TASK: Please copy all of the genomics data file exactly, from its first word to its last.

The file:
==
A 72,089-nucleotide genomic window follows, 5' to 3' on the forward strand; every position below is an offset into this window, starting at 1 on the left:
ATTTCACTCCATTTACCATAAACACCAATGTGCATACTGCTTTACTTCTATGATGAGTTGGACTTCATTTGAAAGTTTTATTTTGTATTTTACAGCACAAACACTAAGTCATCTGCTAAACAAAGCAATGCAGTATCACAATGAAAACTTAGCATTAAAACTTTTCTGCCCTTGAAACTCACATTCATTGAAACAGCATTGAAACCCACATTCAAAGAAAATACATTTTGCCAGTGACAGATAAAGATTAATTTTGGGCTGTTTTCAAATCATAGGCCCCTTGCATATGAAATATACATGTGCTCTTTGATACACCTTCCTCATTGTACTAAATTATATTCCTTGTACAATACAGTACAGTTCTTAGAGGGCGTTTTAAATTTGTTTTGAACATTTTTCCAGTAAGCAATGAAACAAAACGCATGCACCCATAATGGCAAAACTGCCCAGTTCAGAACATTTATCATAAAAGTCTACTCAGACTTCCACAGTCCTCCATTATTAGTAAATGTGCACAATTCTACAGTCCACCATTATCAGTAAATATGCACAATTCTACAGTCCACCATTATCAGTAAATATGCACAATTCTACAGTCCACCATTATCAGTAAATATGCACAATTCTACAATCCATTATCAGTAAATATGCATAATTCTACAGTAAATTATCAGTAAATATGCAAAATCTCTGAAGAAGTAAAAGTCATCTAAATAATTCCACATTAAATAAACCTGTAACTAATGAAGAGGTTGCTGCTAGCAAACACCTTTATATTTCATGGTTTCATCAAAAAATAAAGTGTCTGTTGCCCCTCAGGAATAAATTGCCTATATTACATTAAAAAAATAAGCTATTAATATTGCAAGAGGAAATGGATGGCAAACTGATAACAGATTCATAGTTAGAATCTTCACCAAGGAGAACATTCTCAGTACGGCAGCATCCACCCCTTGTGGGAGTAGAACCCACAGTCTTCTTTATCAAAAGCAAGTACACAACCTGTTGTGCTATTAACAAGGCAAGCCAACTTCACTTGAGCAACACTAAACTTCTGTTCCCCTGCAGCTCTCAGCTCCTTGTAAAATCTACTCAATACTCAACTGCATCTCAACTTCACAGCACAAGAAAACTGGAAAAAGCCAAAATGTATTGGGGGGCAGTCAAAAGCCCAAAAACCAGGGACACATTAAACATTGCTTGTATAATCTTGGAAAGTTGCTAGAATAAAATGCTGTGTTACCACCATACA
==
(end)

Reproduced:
A 72,089-nucleotide genomic window follows, 5' to 3' on the forward strand; every position below is an offset into this window, starting at 1 on the left:
ATTTCACTCCATTTACCATAAACACCAATGTGCATACTGCTTTACTTCTATGATGAGTTGGACTTCATTTGAAAGTTTTATTTTGTATTTTACAGCACAAACACTAAGTCATCTGCTAAACAAAGCAATGCAGTATCACAATGAAAACTTAGCATTAAAACTTTTCTGCCCTTGAAACTCACATTCATTGAAACAGCATTGAAACCCACATTCAAAGAAAATACATTTTGCCAGTGACAGATAAAGATTAATTTTGGGCTGTTTTCAAATCATAGGCCCCTTGCATATGAAATATACATGTGCTCTTTGATACACCTTCCTCATTGTACTAAATTATATTCCTTGTACAATACAGTACAGTTCTTAGAGGGCGTTTTAAATTTGTTTTGAACATTTTTCCAGTAAGCAATGAAACAAAACGCATGCACCCATAATGGCAAAACTGCCCAGTTCAGAACATTTATCATAAAAGTCTACTCAGACTTCCACAGTCCTCCATTATTAGTAAATGTGCACAATTCTACAGTCCACCATTATCAGTAAATATGCACAATTCTACAGTCCACCATTATCAGTAAATATGCACAATTCTACAGTCCACCATTATCAGTAAATATGCACAATTCTACAATCCATTATCAGTAAATATGCATAATTCTACAGTAAATTATCAGTAAATATGCAAAATCTCTGAAGAAGTAAAAGTCATCTAAATAATTCCACATTAAATAAACCTGTAACTAATGAAGAGGTTGCTGCTAGCAAACACCTTTATATTTCATGGTTTCATCAAAAAATAAAGTGTCTGTTGCCCCTCAGGAATAAATTGCCTATATTACATTAAAAAAATAAGCTATTAATATTGCAAGAGGAAATGGATGGCAAACTGATAACAGATTCATAGTTAGAATCTTCACCAAGGAGAACATTCTCAGTACGGCAGCATCCACCCCTTGTGGGAGTAGAACCCACAGTCTTCTTTATCAAAAGCAAGTACACAACCTGTTGTGCTATTAACAAGGCAAGCCAACTTCACTTGAGCAACACTAAACTTCTGTTCCCCTGCAGCTCTCAGCTCCTTGTAAAATCTACTCAATACTCAACTGCATCTCAACTTCACAGCACAAGAAAACTGGAAAAAGCCAAAATGTATTGGGGGGCAGTCAAAAGCCCAAAAACCAGGGACACATTAAACATTGCTTGTATAATCTTGGAAAGTTGCTAGAATAAAATGCTGTGTTACCACCATACA